Interview with bridge engineer Davood Liaghat

In our latest blog series we interview a range of specialist consultants from across the practice.

Here we speak to bridge engineering expert Davood Liaghat.

Head of Bridge Engineering, Davood Liaghat. Image: Harry Borden

What’s your role in the bridge team?

I’m the director and I lead the team. It’s a fair-sized team that has built up over the years. There was no bridge group at Buro Happold when I joined — 2019 is our twentieth anniversary.

What makes a good bridge?

A bridge’s structure is all apparent. We don’t generally clad it. You can see how a well-designed and executed bridge works in terms of the flow of forces, how the loads are taken down to the foundations and the best engineering judgement, which means making it slender. A good bridge is one that shows you what it is, so it’s about that beautiful structure.

So what makes a bad bridge?

Poor design. Have you ever been on the M25 going towards Gatwick Airport? There’s a pedestrian bridge, lots of cables. A very clunky mast, necessarily huge structure. The proportions don’t seem right.

Are there recurring challenges for bridge projects?

Bridges tend not to generate income. It’s usually more about providing social need and functionality than financial gain. So the challenge is to give every client that comes to us the most efficient, cost-effective bridge that we can deliver.

Bridges seem to be quite quick to construct. Is that because there aren’t loads of different disciplines involved?

That’s one of the things I absolutely love about bridges! Of course, we use other disciplines as and when we need it, such as support from our ground engineers and lighting experts. Yes, we work as a team — don’t get me wrong, I love working as a team — but the structure, as I explained, is very much what it is.

Image: Harry Borden

Do you subscribe to the romantic idea that bridges bring people together?

Absolutely. We did a bridge over the River Tiber in Rome — the Ponte della Musica — which I started in 2000. For various reasons, it took 12 years to do. I developed a great passion for it. Who wouldn’t? It was one of the first bridges over the Tiber for a long, long time. Enthusiasts and friends who go there send us photographs of it being used for concerts and fashion shows. People do yoga on it. Some bridges need to become a place of their own.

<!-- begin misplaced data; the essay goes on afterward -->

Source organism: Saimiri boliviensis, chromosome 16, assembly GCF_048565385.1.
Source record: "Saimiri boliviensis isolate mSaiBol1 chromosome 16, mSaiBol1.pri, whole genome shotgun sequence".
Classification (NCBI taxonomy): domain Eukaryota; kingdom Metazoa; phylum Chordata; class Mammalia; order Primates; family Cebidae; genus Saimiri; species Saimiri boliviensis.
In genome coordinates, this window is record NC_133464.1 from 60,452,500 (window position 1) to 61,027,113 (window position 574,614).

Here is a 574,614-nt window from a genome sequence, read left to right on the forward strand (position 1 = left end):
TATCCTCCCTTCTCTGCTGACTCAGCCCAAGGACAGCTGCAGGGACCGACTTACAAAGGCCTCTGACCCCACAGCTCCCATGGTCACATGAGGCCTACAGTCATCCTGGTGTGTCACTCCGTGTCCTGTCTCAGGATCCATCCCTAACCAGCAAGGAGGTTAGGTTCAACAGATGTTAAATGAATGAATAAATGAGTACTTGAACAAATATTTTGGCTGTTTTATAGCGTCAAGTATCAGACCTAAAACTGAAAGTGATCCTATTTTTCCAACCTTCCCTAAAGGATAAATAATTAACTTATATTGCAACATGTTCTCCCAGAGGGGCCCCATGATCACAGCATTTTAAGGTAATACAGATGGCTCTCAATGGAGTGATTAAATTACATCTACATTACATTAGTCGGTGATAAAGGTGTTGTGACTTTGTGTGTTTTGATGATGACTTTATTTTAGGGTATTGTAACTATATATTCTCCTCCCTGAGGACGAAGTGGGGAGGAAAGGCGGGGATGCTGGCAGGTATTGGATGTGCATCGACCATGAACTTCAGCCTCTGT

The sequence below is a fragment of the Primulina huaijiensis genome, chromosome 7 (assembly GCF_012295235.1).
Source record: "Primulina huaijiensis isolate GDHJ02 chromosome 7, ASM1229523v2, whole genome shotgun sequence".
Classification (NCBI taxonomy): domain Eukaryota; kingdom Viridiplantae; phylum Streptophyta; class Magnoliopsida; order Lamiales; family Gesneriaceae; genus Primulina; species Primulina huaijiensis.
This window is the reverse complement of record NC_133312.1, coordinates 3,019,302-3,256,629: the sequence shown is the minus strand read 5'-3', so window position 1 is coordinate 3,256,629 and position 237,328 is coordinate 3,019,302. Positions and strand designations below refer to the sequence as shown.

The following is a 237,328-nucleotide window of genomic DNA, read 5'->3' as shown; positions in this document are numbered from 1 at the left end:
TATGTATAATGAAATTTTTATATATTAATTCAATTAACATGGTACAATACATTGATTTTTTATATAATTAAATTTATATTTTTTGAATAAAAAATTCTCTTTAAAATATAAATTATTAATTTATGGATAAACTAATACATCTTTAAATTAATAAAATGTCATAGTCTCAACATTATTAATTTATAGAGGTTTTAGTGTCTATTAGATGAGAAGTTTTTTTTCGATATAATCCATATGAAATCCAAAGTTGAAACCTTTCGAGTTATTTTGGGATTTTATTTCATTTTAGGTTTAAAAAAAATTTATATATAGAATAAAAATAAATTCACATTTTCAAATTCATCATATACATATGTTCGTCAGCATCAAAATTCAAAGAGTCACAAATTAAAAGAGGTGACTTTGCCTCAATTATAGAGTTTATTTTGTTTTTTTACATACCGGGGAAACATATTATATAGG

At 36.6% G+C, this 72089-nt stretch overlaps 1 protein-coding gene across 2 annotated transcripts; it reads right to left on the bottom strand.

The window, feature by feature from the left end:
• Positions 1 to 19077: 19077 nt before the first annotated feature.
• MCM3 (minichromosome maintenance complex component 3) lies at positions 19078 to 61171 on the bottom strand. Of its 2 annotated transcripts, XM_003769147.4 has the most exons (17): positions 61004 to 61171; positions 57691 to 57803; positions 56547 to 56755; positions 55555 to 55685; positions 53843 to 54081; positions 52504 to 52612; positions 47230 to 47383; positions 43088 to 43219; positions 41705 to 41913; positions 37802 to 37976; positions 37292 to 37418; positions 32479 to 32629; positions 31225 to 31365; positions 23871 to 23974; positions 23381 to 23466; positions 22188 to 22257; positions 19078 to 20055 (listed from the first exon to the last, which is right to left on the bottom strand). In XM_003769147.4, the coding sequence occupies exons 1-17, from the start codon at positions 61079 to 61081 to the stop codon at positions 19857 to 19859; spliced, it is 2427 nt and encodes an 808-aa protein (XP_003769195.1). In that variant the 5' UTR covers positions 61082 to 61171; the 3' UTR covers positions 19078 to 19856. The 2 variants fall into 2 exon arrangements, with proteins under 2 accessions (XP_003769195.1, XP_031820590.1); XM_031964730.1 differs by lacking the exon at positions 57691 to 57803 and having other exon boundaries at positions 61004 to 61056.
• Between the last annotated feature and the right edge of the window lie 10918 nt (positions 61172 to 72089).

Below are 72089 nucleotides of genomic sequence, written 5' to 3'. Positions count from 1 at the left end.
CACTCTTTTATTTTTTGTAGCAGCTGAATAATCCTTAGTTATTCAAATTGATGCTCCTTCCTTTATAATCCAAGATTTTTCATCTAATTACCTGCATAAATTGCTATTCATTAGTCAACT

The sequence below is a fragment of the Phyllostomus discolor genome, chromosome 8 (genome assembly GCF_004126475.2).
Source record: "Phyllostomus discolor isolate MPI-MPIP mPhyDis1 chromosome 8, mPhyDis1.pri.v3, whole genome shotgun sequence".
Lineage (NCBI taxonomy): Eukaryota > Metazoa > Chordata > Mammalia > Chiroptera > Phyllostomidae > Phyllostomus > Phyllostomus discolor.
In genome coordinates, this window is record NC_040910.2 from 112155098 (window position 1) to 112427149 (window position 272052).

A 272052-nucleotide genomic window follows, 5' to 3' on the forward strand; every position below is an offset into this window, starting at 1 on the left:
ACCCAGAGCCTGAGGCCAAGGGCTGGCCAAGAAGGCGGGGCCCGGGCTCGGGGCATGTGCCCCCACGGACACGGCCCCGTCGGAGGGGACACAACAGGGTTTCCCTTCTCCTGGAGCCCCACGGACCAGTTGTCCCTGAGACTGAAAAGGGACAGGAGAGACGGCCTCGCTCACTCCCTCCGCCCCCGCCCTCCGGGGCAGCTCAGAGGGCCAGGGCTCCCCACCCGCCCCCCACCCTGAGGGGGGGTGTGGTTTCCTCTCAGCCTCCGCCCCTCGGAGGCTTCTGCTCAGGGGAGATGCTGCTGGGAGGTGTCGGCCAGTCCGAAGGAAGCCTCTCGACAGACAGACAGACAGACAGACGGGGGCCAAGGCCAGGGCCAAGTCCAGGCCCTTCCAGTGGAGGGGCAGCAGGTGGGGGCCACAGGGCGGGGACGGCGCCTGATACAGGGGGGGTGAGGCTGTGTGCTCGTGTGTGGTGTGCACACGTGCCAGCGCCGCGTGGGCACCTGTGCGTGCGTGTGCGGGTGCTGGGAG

Which projects have you found especially rewarding lately?

We’ve recently completed a major piece of infrastructure in Sunderland. That bridge is called the Northern Spire, which crosses the Wear. Last year that was the third biggest bridge being built in the UK. Another great project of ours is a moveable bridge across Copenhagen harbour, known as the Lille Langebro, which has just opened to the public. That one is so popular. In July, people were diving off it to get cool. It’s got a sloping side so the kids slide down it and jump into the water. Wonderful.

I’ve heard something about the “total podium offer” that you’re developing…

Let me explain. “Podium” is a generic term for the platform leading to and surrounding a venue or a development where the building has to overcome some obstruction, whether it’s a road, railway or tunnel. These days, because of lack of space, there’s a lot of pressure to build over those existing assets. To accomplish that, a lot of coordination and technical analysis has to be done. Podiums are places where you get people and traffic going – a perfect example is the Emirates Stadium in north London – so around it you need to have roads and platforms to get people in and out safely. They’re complex structures.

Where does Buro Happold come in?

That kind of project requires many disciplines — not just for the structure, it’s also about things like crowd flow, safety, security, utilities and drainage. If you’re the owner of a venue you have the headache of sourcing and managing each of those specialities. We’ve got the experience to bring that package together and run it for the client.

What interests you about where the bridges specialism is heading?

There are challenges in terms of technology, new materials and delivering efficiently. The future has to be about enabling these three matters to improve. Take the first point of how we can improve our computational work. Software has made the analytical process faster. We’ve got quite a lot of these tools but they don’t necessarily talk to each other. They need to be talking to each other more efficiently.

What is the advantage of that?

Improving communication using a common data format means that we can automate model creation, which saves time and cuts human error. We’re doing code work to facilitate these processes, so something that would have taken two weeks can now be done in a couple of days. That allows us to devote more time to the creative side of our work while improving accuracy and safety. I must emphasise that, because when you mention it to clients they say, “Great, I can pay you less and you can do it in half the time.” It’s not always about getting everything done faster, of course.

What’s the next big project on the horizon for the bridge team?

We’re doing a major bridge over the Danube in Budapest. That’s estimated at 180 million euros, which is a different scale of project for us. I’m looking forward to that. Hopefully, it won’t take 12 years like the one in Rome.

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